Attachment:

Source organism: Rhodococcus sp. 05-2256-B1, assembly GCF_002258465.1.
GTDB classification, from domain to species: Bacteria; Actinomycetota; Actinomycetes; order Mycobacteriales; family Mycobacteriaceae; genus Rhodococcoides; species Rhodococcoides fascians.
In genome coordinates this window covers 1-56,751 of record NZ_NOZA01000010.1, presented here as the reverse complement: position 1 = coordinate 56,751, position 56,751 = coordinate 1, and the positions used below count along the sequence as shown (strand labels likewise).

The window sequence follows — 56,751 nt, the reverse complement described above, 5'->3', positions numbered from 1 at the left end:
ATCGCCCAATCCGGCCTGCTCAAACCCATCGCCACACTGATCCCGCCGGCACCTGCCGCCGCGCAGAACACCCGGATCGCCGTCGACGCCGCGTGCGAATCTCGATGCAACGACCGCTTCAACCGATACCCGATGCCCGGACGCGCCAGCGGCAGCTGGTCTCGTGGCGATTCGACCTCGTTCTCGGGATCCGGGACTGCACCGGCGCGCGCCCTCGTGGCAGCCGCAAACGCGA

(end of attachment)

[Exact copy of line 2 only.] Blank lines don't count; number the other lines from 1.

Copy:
GTDB classification, from domain to species: Bacteria; Actinomycetota; Actinomycetes; order Mycobacteriales; family Mycobacteriaceae; genus Rhodococcoides; species Rhodococcoides fascians.